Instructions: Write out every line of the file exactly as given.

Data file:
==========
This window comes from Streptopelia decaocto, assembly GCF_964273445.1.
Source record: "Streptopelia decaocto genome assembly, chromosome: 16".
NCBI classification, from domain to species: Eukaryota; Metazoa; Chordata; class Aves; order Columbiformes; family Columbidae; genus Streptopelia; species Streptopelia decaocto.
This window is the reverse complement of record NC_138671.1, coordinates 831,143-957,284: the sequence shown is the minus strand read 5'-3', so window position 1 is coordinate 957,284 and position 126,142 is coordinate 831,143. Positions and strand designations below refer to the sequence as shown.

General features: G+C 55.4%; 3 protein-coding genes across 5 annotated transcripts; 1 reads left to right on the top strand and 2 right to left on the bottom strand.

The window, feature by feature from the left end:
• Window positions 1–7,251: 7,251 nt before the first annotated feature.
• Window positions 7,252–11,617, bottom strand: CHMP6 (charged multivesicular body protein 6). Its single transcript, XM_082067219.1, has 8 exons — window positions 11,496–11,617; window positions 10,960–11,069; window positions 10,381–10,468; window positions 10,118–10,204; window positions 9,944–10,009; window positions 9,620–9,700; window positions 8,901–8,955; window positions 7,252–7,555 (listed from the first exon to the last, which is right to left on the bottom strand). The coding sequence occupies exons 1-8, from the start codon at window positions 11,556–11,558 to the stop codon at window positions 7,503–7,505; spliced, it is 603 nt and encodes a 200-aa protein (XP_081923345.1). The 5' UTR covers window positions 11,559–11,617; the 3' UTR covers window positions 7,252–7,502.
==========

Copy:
This window comes from Streptopelia decaocto, assembly GCF_964273445.1.
Source record: "Streptopelia decaocto genome assembly, chromosome: 16".
NCBI classification, from domain to species: Eukaryota; Metazoa; Chordata; class Aves; order Columbiformes; family Columbidae; genus Streptopelia; species Streptopelia decaocto.
This window is the reverse complement of record NC_138671.1, coordinates 831,143-957,284: the sequence shown is the minus strand read 5'-3', so window position 1 is coordinate 957,284 and position 126,142 is coordinate 831,143. Positions and strand designations below refer to the sequence as shown.

General features: G+C 55.4%; 3 protein-coding genes across 5 annotated transcripts; 1 reads left to right on the top strand and 2 right to left on the bottom strand.

The window, feature by feature from the left end:
• Window positions 1–7,251: 7,251 nt before the first annotated feature.
• Window positions 7,252–11,617, bottom strand: CHMP6 (charged multivesicular body protein 6). Its single transcript, XM_082067219.1, has 8 exons — window positions 11,496–11,617; window positions 10,960–11,069; window positions 10,381–10,468; window positions 10,118–10,204; window positions 9,944–10,009; window positions 9,620–9,700; window positions 8,901–8,955; window positions 7,252–7,555 (listed from the first exon to the last, which is right to left on the bottom strand). The coding sequence occupies exons 1-8, from the start codon at window positions 11,556–11,558 to the stop codon at window positions 7,503–7,505; spliced, it is 603 nt and encodes a 200-aa protein (XP_081923345.1). The 5' UTR covers window positions 11,559–11,617; the 3' UTR covers window positions 7,252–7,502.